Related Articles
  1. Economics

    Investing Opportunities as Central Banks Diverge

    After the Paris attacks investors are focusing on central bank policy and its potential for divergence: tightened by the Fed while the ECB pursues easing.
  2. Stock Analysis

    The Biggest Risks of Investing in Pfizer Stock

    Learn the biggest potential risks that may affect the price of Pfizer's stock, complete with a fundamental analysis and review of other external factors.
  3. Stock Analysis

    Allstate: How Being Boring Earns it Billions (ALL)

    A summary of what Allstate Insurance sells and whom it sells it to including recent mergers and acquisitions that have helped boost its bottom line.
  4. Chart Advisor

    Copper Continues Its Descent

    Copper prices have been under pressure lately and based on these charts it doesn't seem that it will reverse any time soon.
  5. Options & Futures

    Cyclical Versus Non-Cyclical Stocks

    Investing during an economic downturn simply means changing your focus. Discover the benefits of defensive stocks.
  6. Markets

    PEG Ratio Nails Down Value Stocks

    Learn how this simple calculation can help you determine a stock's earnings potential.
  7. Stock Analysis

    What Exactly Does Warren Buffett Own?

    Learn about large changes to Berkshire Hathaway's portfolio. See why Warren Buffett has invested in a commodity company even though he does not usually do so.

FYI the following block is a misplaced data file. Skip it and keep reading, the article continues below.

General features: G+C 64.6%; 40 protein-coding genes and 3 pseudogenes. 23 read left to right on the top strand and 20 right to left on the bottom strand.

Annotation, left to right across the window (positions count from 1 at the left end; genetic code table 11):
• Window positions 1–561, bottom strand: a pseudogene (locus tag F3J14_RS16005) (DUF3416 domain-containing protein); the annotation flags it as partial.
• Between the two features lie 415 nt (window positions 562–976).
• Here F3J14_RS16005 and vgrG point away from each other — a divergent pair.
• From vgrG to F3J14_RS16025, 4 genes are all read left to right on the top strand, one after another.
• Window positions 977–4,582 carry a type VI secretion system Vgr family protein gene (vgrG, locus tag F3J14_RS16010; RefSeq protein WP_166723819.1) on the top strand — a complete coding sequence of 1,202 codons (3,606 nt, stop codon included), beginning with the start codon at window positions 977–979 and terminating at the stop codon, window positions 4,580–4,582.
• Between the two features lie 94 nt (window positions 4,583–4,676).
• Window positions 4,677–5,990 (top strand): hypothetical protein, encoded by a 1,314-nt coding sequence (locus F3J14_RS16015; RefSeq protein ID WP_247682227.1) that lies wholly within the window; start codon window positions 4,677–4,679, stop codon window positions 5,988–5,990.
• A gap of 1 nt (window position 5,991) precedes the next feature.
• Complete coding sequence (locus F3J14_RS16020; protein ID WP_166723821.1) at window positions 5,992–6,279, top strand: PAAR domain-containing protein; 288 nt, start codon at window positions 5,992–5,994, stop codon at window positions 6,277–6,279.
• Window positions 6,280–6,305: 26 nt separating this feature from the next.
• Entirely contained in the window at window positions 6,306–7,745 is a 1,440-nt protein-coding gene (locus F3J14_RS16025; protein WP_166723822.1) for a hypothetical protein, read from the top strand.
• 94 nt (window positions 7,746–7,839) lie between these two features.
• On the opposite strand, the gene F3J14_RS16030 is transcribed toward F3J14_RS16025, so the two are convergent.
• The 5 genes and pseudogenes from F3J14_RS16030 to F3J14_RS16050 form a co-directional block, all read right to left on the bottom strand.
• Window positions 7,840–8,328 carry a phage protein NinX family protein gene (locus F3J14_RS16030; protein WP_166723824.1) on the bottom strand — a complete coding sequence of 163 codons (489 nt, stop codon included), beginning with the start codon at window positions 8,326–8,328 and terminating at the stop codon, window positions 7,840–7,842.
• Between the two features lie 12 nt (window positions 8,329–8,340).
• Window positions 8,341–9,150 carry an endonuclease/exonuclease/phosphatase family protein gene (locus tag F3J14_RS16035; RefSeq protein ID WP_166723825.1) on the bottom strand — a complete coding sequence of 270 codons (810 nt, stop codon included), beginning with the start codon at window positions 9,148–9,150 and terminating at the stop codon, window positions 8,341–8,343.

8. Investing Basics

    How to Deduct Your Stock Losses

    Held onto a stock for too long? Selling at a loss is never ideal, but it is possible to minimize the damage. Here's how.
  9. Investing

    What’s the Difference Between Duration & Maturity?

    We look at the meaning of two terms that often get confused, duration and maturity, to set the record straight.
  10. Economics

    Is Wall Street Living in Denial?

    Will remaining calm and staying long present significant risks to your investment health?
  1. Which mutual funds made money in 2008?

    Out of the 2,800 mutual funds that Morningstar, Inc., the leading provider of independent investment research in North America, ... Read Full Answer >>
  2. Do hedge funds invest in commodities?

    There are several hedge funds that invest in commodities. Many hedge funds have broad macroeconomic strategies and invest ... Read Full Answer >>
  3. What does low working capital say about a company's financial prospects?

    When a company has low working capital, it can mean one of two things. In most cases, low working capital means the business ... Read Full Answer >>
  4. Do nonprofit organizations have working capital?

    Nonprofit organizations continuously face debate over how much money they bring in that is kept in reserve. These financial ... Read Full Answer >>
  5. Can a company's working capital turnover ratio be negative?

    A company's working capital turnover ratio can be negative when a company's current liabilities exceed its current assets. ... Read Full Answer >>
  6. Does working capital measure liquidity?

    Working capital is a commonly used metric, not only for a company’s liquidity but also for its operational efficiency and ... Read Full Answer >>

You May Also Like

Trading Center